Here is the message that I presented for the 3rd Sunday after Easter, 10 April 2005, at Tompkins Corners UMC. The Scriptures for this Sunday were Acts 2: 14a, 36 – 41; 1 Peter 1: 17 – 23; and Luke 24: 13 – 35. It was also Native American Awareness Sunday.
When I began thinking about this sermon for this weekend the notion of the two individuals walking on the road to Emmaus, I thought of a picture that once appeared in The Science Teacher, a publication of the National Science Teacher’s Association. In this photo, two bicyclists are sitting by the side of the road during a break in a field trip. The reason that I always remembered this photo was that it was taken just north of Kirksville, Missouri and was part of a summer program through Truman State University.
But as the week progressed, the road that I was thinking about changed from a lonely road in rural northeast Missouri to a crowded road leading to Rome. No matter how you may feel about Pope John Paul II or the Catholic church which he lead for some twenty-six years, you have to admit that he touched many lives and that many lives were changed because of chance encounters with him.
And as these pilgrims walked along the road, they conversed with each other about this man and what he meant to them. It will be encounters much like the one that is described in the Gospel reading today, friends speaking to friends and strangers about someone who had an impact on their life. I also think that, as the days pass, we are going to hear of accounts of the kindness of individuals to others as they waited in line either to pay their last respects or attend the funeral. I am certain that we will hear about anonymous individuals who helped others in the crowd and then disappeared as quickly and as silently as they appeared to help.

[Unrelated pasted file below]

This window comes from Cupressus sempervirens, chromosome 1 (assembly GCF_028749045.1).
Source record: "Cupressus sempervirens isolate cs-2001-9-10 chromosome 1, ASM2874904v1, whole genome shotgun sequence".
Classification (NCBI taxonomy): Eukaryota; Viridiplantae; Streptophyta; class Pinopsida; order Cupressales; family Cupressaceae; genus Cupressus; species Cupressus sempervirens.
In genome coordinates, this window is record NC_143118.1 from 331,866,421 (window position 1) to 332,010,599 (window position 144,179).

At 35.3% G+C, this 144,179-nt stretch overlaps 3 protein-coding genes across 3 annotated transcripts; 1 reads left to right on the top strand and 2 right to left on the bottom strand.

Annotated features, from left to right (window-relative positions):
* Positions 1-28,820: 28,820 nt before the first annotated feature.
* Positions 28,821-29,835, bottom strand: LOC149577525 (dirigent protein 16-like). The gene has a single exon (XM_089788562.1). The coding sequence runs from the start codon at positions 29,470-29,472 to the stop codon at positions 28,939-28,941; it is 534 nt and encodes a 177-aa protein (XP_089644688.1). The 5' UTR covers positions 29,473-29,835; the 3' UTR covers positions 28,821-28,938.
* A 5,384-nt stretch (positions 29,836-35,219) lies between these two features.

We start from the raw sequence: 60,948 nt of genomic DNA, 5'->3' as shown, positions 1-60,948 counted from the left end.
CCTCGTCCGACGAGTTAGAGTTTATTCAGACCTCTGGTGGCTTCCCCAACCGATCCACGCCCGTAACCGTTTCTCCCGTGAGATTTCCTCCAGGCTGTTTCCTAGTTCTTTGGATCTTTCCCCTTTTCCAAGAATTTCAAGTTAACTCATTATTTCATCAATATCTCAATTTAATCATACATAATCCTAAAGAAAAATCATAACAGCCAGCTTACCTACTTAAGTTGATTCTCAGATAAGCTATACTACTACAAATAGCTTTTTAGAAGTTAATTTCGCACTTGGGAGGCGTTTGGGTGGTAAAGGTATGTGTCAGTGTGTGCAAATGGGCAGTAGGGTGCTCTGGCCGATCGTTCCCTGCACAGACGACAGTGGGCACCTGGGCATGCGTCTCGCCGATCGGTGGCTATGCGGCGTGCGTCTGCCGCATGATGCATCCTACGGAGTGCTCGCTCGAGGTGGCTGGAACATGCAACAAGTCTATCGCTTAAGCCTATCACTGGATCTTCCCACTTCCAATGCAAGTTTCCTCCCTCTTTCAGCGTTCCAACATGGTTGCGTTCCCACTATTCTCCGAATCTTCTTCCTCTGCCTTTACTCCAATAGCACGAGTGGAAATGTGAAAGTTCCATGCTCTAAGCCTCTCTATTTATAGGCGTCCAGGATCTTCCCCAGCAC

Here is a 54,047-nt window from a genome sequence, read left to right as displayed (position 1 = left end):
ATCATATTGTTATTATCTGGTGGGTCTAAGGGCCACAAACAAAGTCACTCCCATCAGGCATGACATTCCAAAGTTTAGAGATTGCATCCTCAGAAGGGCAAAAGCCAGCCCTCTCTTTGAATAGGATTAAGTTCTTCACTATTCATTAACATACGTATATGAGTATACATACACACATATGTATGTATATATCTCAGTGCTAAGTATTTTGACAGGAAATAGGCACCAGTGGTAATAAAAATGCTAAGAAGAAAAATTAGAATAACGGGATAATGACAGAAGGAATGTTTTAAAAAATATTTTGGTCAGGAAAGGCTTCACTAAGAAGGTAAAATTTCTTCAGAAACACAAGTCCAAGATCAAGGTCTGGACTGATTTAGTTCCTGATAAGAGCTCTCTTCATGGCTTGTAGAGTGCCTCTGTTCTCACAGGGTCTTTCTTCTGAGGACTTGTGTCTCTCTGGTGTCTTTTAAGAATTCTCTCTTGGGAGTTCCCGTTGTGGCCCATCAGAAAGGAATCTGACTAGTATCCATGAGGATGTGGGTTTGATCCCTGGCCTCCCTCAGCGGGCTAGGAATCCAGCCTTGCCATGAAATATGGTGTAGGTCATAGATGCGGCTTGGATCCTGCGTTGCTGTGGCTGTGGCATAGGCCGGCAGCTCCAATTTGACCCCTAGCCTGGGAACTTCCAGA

It seems to me as I read the Gospel passage for today is the conversation that took place between the two disciples and the stranger they met was a natural one. Two individuals greatly affected by the death of someone they had loved and followed for three years told the story of their friend’s life and mission to a stranger. It is what evangelism is about. Yet, today, we often are turned off to evangelists because of the nature in which they present the Gospel message and the implications that are attached should we ignore the message. Yet, these two disciples simply chose to tell Jesus the story of the resurrection. It was not until Jesus offered them communion that they realized who it was that they had been talking to.
How often do we say to someone what it is that we believe? How often do we engage in a conversation that will lead to an invitation for the other individual to come visit Tompkins Corners United Methodist Church? How often do we stop to help someone without worrying about what others might say or do? How often do we stop to think that perhaps the person we are talking to or not talking to or avoiding might just be Jesus Christ walking by our side?